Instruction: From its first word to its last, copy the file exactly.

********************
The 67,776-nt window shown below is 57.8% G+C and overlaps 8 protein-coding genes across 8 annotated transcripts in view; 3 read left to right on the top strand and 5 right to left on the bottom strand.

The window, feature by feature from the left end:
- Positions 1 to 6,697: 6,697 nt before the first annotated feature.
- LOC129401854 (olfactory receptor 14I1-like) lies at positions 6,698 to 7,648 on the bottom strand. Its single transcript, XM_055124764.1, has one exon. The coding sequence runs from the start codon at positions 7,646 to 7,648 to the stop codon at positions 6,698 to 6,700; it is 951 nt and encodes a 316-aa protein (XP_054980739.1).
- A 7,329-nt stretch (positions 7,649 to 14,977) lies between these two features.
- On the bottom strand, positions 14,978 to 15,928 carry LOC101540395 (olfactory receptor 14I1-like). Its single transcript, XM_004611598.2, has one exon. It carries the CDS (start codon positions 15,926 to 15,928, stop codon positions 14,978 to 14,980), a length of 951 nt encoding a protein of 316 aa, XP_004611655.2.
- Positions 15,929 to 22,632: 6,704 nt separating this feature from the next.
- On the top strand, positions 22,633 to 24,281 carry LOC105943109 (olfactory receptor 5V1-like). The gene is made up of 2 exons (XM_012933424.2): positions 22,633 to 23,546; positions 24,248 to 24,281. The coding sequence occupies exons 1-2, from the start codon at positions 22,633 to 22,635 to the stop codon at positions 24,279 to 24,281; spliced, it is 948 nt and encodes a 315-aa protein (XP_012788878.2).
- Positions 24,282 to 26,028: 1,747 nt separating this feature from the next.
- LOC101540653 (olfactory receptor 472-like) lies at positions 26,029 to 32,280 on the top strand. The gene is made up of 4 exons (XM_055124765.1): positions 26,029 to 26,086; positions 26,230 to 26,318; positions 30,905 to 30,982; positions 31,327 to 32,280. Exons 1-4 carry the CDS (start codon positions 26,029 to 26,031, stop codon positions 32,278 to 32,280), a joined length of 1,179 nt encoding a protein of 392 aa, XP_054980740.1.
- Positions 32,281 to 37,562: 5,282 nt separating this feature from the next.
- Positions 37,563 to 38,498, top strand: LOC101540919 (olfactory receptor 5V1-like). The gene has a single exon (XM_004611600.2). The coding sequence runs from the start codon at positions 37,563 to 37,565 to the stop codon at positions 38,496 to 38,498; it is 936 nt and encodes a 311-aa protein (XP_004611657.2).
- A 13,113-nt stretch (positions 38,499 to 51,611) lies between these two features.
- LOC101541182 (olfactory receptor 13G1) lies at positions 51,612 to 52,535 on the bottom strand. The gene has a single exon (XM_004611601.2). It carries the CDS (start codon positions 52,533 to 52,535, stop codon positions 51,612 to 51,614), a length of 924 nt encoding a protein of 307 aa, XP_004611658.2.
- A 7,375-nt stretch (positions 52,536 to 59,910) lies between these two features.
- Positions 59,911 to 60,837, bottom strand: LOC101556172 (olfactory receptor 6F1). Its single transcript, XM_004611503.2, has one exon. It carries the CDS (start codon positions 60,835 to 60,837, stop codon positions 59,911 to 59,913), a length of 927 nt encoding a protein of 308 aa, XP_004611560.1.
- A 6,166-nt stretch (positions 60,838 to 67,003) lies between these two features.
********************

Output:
The 67,776-nt window shown below is 57.8% G+C and overlaps 8 protein-coding genes across 8 annotated transcripts in view; 3 read left to right on the top strand and 5 right to left on the bottom strand.

The window, feature by feature from the left end:
- Positions 1 to 6,697: 6,697 nt before the first annotated feature.
- LOC129401854 (olfactory receptor 14I1-like) lies at positions 6,698 to 7,648 on the bottom strand. Its single transcript, XM_055124764.1, has one exon. The coding sequence runs from the start codon at positions 7,646 to 7,648 to the stop codon at positions 6,698 to 6,700; it is 951 nt and encodes a 316-aa protein (XP_054980739.1).
- A 7,329-nt stretch (positions 7,649 to 14,977) lies between these two features.
- On the bottom strand, positions 14,978 to 15,928 carry LOC101540395 (olfactory receptor 14I1-like). Its single transcript, XM_004611598.2, has one exon. It carries the CDS (start codon positions 15,926 to 15,928, stop codon positions 14,978 to 14,980), a length of 951 nt encoding a protein of 316 aa, XP_004611655.2.
- Positions 15,929 to 22,632: 6,704 nt separating this feature from the next.
- On the top strand, positions 22,633 to 24,281 carry LOC105943109 (olfactory receptor 5V1-like). The gene is made up of 2 exons (XM_012933424.2): positions 22,633 to 23,546; positions 24,248 to 24,281. The coding sequence occupies exons 1-2, from the start codon at positions 22,633 to 22,635 to the stop codon at positions 24,279 to 24,281; spliced, it is 948 nt and encodes a 315-aa protein (XP_012788878.2).
- Positions 24,282 to 26,028: 1,747 nt separating this feature from the next.
- LOC101540653 (olfactory receptor 472-like) lies at positions 26,029 to 32,280 on the top strand. The gene is made up of 4 exons (XM_055124765.1): positions 26,029 to 26,086; positions 26,230 to 26,318; positions 30,905 to 30,982; positions 31,327 to 32,280. Exons 1-4 carry the CDS (start codon positions 26,029 to 26,031, stop codon positions 32,278 to 32,280), a joined length of 1,179 nt encoding a protein of 392 aa, XP_054980740.1.
- Positions 32,281 to 37,562: 5,282 nt separating this feature from the next.
- Positions 37,563 to 38,498, top strand: LOC101540919 (olfactory receptor 5V1-like). The gene has a single exon (XM_004611600.2). The coding sequence runs from the start codon at positions 37,563 to 37,565 to the stop codon at positions 38,496 to 38,498; it is 936 nt and encodes a 311-aa protein (XP_004611657.2).
- A 13,113-nt stretch (positions 38,499 to 51,611) lies between these two features.
- LOC101541182 (olfactory receptor 13G1) lies at positions 51,612 to 52,535 on the bottom strand. The gene has a single exon (XM_004611601.2). It carries the CDS (start codon positions 52,533 to 52,535, stop codon positions 51,612 to 51,614), a length of 924 nt encoding a protein of 307 aa, XP_004611658.2.
- A 7,375-nt stretch (positions 52,536 to 59,910) lies between these two features.
- Positions 59,911 to 60,837, bottom strand: LOC101556172 (olfactory receptor 6F1). Its single transcript, XM_004611503.2, has one exon. It carries the CDS (start codon positions 60,835 to 60,837, stop codon positions 59,911 to 59,913), a length of 927 nt encoding a protein of 308 aa, XP_004611560.1.
- A 6,166-nt stretch (positions 60,838 to 67,003) lies between these two features.